Ruth Ware: I always find it hard to unpick all the threads that come together to make a story, but I suppose that having written three books about women who found themselves in a life changing situation mostly through no fault of their own, I wanted to write something about a character who brings the action down on themselves – someone who sets out to commit a crime. But I found it impossible to write Hal as a true anti-hero. She makes some questionable decisions, but I liked her more and more as the book went on.
SB: What do you think of those who compare you to Agatha Christie, as both of you not only are famous for twists but also for putting characters into situations that can lead to paranoia and violence?
RW: I take it as a huge compliment! I’m a big fan of Christie and I think her plots are pretty much second to none – so many of the features we take for granted about the genre today, she more or less developed. I would be very happy if I wrote something even a quarter as twisty and genre-defining as And Then There Were None.
SB: In your writing process, which do you see first: the overview (characters/setting/plot), the ending, or the major twist? Do you add more twists while editing?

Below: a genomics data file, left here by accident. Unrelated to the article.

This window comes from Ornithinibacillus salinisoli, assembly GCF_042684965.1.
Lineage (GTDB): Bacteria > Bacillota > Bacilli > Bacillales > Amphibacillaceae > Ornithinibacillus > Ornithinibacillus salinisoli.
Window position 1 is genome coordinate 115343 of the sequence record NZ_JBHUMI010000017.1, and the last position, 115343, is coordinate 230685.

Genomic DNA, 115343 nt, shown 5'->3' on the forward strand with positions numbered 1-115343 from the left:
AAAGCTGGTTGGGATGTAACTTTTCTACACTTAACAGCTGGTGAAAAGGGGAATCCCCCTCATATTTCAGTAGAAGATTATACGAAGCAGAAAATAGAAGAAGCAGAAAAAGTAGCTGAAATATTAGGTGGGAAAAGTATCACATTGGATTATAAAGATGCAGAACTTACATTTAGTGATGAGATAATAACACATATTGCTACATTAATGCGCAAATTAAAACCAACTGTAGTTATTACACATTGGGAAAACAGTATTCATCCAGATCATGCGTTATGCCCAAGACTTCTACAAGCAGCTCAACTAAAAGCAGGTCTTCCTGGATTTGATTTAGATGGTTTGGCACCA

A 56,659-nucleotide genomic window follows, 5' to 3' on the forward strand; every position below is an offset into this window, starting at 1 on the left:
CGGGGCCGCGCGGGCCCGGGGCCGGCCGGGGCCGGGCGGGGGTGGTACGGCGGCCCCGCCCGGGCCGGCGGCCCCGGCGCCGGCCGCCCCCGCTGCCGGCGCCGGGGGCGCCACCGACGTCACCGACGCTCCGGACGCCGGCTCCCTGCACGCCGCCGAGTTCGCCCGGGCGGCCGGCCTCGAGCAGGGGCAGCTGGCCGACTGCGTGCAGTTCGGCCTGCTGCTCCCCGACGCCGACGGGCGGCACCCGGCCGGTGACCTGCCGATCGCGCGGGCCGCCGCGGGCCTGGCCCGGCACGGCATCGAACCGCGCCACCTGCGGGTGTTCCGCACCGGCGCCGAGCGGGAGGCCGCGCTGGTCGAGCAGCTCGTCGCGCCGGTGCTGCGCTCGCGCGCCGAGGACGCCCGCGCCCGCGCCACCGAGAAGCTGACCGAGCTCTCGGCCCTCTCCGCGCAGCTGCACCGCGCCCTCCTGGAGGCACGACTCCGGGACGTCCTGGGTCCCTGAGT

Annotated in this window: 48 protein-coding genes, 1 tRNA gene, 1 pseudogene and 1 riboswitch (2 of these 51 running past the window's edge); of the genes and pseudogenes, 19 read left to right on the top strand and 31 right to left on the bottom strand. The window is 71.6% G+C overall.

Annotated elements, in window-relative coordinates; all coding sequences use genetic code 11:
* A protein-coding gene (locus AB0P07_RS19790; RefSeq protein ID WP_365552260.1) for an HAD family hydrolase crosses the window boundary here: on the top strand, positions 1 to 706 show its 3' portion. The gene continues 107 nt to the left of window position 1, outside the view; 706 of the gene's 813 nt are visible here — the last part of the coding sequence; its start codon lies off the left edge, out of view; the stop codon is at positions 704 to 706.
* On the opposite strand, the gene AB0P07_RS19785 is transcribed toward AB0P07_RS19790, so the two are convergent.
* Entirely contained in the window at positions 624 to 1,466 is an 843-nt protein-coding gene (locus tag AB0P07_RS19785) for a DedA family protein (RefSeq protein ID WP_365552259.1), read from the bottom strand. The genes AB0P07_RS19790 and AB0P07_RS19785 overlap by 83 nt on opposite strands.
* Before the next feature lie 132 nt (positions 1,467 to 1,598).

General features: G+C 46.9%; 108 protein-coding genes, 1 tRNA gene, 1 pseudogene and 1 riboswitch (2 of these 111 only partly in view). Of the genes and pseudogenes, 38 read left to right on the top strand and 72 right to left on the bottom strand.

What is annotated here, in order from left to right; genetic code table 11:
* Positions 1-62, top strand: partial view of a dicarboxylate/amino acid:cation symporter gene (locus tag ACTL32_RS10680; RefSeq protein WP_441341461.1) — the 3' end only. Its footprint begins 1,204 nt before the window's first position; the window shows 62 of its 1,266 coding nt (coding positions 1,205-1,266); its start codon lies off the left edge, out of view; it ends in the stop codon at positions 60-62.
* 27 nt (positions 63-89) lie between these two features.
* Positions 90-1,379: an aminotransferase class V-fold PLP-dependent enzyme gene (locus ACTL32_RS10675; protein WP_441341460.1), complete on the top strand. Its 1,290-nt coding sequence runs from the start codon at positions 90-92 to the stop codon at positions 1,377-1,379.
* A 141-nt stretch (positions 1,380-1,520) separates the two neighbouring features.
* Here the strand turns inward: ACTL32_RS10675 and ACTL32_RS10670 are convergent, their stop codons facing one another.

RW: It’s really hard to pick apart because they all come together more or less at the time, and different books develop differently. With Cabin 10 I had the ship first of all – the first image that came to me was of a woman waking up in the middle of the night in a locked cabin and hearing a splash. But who that woman was and what happened next developed at the same time, because the one influenced the other.
In a Dark, Dark Wood the physical entity of the glass house only came to me quite late on, about a quarter of the way into the book – but again the motives of the protagonists and their particular characters developed hand in hand. Character is plot, and plot is character. What we do and why is shaped by who we are – and vice versa. The twists are a bit separate – I have to figure those out as I go. Sometimes the pieces don’t fall into place until really quite late.
SB: Identity seems to be a common theme in your books. Is that intentional? Do you want readers to take away something about identity or some other lesson while reading your books?
RW: Do you know, I had never really thought about this before, but you are right! I am not sure why that is – except that I’m endlessly fascinated by people and the versions of themselves that they show to the world versus the people they are inside. I guess it’s that fascination showing. I don’t really write with an intentional lesson or message in mind – I would never presume to dictate to my readers what they should or shouldn’t find in my books, though of course there are always subjects I’m interested in, and I suppose I do often hope to make people think and question some of their assumptions.